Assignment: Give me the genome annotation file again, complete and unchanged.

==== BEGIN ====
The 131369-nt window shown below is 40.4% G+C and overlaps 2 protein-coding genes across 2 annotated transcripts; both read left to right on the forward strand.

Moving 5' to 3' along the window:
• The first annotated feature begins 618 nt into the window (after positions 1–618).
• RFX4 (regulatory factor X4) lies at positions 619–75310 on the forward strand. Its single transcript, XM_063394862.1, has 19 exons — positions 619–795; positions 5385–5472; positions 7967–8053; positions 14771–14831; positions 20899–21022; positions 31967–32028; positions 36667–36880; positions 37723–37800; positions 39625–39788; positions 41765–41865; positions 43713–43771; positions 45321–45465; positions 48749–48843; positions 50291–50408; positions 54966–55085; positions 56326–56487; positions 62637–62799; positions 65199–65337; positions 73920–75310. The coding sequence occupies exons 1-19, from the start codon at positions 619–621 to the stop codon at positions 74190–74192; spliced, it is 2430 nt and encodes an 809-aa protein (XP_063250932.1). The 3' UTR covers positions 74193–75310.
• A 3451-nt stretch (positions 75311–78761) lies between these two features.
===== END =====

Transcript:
The 131369-nt window shown below is 40.4% G+C and overlaps 2 protein-coding genes across 2 annotated transcripts; both read left to right on the forward strand.

Moving 5' to 3' along the window:
• The first annotated feature begins 618 nt into the window (after positions 1–618).
• RFX4 (regulatory factor X4) lies at positions 619–75310 on the forward strand. Its single transcript, XM_063394862.1, has 19 exons — positions 619–795; positions 5385–5472; positions 7967–8053; positions 14771–14831; positions 20899–21022; positions 31967–32028; positions 36667–36880; positions 37723–37800; positions 39625–39788; positions 41765–41865; positions 43713–43771; positions 45321–45465; positions 48749–48843; positions 50291–50408; positions 54966–55085; positions 56326–56487; positions 62637–62799; positions 65199–65337; positions 73920–75310. The coding sequence occupies exons 1-19, from the start codon at positions 619–621 to the stop codon at positions 74190–74192; spliced, it is 2430 nt and encodes an 809-aa protein (XP_063250932.1). The 3' UTR covers positions 74193–75310.
• A 3451-nt stretch (positions 75311–78761) lies between these two features.